The American Monkey Can’t Let Go
by Fred Reed
Pondering Whither America, I reflected on a story, probably apocryphal but which I am going to believe because I like it, about catching monkeys. Tribesmen somewhere craft a heavy pot with a hole in it large enough that a monkey could insert an open hand, but not withdraw a closed fist. They then put monkey food in the pot. The monkey reaches in, grabs the food and, refusing to let go when the hunters approach, is caught and eaten.
Here we have our politics in a paragraph. The American national monkey can’t let go. The party is over, boys and girls, but we aren’t going to adapt.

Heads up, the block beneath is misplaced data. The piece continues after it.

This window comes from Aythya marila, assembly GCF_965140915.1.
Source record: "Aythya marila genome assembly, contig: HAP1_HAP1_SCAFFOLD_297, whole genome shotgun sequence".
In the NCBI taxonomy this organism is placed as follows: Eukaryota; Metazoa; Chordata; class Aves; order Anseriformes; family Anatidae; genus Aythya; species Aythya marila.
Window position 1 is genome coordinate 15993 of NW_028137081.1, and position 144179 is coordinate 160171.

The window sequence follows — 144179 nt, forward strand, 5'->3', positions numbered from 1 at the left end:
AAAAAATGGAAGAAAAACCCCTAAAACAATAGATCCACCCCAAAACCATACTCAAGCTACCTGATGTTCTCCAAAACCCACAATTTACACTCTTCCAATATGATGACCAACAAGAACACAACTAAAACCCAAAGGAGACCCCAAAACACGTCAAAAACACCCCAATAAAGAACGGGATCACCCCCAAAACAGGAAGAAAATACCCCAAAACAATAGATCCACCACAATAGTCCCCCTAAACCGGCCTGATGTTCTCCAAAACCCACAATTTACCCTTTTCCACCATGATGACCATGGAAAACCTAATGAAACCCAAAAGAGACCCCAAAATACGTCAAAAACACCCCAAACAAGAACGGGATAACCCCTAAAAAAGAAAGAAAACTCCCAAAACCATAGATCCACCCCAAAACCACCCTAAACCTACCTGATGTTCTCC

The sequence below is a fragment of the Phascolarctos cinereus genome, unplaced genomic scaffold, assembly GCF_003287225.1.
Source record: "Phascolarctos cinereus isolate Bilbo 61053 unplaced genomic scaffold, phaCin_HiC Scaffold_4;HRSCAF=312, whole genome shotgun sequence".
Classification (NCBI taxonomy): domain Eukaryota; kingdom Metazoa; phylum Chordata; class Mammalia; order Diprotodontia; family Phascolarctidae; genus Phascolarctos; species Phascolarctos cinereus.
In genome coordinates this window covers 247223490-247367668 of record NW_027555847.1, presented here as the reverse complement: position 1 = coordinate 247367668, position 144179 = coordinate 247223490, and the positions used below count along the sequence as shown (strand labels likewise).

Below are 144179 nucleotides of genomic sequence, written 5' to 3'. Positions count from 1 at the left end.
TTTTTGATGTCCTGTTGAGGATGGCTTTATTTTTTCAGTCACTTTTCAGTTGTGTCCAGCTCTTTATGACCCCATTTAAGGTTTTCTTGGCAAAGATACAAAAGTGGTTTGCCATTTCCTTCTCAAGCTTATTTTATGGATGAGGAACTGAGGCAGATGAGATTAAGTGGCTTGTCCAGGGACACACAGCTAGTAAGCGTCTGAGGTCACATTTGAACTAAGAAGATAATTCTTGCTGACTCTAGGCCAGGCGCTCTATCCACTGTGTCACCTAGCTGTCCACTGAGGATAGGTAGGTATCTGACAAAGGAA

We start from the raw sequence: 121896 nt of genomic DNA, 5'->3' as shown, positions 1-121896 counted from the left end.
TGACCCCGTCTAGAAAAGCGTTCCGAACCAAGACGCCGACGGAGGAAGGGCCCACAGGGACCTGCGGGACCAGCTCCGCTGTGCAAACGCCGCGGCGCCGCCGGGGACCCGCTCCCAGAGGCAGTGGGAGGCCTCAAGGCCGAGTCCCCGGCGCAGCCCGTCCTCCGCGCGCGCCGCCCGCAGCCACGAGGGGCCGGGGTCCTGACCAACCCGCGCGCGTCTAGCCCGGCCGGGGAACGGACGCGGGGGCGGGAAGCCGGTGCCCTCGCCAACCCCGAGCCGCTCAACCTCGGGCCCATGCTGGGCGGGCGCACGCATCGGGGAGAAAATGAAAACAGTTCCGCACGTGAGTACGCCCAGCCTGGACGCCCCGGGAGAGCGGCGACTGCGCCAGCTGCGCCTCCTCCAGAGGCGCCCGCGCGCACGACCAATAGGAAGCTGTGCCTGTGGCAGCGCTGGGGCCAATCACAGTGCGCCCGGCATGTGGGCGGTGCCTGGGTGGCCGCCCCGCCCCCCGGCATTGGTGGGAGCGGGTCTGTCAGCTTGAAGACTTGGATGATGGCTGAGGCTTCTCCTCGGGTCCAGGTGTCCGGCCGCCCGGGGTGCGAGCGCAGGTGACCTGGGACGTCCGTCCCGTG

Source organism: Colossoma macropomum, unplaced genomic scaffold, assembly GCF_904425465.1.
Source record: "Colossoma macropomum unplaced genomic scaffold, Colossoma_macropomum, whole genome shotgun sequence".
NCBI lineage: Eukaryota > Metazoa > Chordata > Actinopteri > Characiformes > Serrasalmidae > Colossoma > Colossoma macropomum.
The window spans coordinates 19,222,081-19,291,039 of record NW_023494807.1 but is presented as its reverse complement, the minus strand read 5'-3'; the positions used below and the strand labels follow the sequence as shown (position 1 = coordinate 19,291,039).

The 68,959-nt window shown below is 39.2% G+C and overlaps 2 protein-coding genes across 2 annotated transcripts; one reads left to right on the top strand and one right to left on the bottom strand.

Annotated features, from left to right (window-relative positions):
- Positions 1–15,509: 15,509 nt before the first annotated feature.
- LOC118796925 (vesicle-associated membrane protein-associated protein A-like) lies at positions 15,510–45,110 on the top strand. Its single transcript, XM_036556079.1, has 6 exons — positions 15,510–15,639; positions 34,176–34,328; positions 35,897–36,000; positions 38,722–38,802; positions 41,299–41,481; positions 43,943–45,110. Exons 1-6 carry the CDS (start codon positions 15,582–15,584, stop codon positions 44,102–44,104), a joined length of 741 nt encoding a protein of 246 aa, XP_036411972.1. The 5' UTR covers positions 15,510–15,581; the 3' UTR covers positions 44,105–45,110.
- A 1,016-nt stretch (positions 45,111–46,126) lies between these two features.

For example: When people recently found that they could no longer afford the SUVs, the McMansions, the buying of absurdities in a frenzy of competitive consumerism, they just put it on the credit card. The monkey can’t let go. And now they are screwed.
Same-same domestic policy. The US has played War-on-Drugs for half a century, with no results but to make drugs an integral part of the economy. The evils engendered are great. Yet the monkey can’t let go.